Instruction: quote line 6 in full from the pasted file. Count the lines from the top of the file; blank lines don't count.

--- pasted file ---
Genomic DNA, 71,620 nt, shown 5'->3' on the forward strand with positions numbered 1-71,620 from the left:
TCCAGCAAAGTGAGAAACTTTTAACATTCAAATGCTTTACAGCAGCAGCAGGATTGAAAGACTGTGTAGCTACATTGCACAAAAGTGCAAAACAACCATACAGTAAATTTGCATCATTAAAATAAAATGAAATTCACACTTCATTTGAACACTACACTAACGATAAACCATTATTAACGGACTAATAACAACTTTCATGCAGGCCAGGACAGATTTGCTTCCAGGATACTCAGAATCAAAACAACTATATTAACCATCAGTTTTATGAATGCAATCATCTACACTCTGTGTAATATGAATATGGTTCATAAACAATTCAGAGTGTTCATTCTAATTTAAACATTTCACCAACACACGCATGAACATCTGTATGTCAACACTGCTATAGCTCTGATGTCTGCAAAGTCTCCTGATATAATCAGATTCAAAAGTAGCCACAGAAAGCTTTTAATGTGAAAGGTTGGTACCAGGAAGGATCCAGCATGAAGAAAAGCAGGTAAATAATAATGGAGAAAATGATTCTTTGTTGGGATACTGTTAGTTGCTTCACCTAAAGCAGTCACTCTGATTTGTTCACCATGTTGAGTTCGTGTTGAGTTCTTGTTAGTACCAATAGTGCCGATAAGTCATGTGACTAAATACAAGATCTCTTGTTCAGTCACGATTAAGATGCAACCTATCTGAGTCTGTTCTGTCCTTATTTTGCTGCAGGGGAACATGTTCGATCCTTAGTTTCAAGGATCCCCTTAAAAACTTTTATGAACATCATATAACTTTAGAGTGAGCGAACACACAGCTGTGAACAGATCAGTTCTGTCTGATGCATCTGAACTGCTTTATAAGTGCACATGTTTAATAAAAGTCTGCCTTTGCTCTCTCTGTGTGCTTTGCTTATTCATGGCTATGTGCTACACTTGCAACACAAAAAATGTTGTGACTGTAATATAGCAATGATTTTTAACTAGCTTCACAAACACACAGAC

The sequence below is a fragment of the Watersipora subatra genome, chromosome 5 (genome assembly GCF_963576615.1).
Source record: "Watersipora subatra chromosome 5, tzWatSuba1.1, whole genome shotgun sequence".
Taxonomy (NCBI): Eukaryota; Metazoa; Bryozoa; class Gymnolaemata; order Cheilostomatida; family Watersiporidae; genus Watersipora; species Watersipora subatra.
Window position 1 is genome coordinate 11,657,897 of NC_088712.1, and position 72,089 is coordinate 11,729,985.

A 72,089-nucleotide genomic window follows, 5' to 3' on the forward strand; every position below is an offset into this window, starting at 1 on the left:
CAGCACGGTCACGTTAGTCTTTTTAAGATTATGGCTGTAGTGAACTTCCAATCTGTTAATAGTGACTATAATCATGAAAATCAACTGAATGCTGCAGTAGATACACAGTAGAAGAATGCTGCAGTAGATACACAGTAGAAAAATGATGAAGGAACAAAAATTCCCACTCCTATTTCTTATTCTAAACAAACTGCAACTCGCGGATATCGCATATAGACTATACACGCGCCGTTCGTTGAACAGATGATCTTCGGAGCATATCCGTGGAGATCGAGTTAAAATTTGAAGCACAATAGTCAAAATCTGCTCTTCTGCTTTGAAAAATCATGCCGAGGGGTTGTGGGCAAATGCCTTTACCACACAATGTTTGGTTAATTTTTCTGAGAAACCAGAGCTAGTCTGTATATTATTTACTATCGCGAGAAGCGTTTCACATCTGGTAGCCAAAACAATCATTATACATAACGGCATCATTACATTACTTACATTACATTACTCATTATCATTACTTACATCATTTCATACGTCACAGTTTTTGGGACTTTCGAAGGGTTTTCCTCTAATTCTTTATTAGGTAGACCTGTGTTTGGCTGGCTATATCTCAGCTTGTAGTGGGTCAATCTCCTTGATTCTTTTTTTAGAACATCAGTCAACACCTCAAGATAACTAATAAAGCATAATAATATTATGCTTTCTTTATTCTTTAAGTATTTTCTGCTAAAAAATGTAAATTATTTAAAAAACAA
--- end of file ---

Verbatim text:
Window position 1 is genome coordinate 11,657,897 of NC_088712.1, and position 72,089 is coordinate 11,729,985.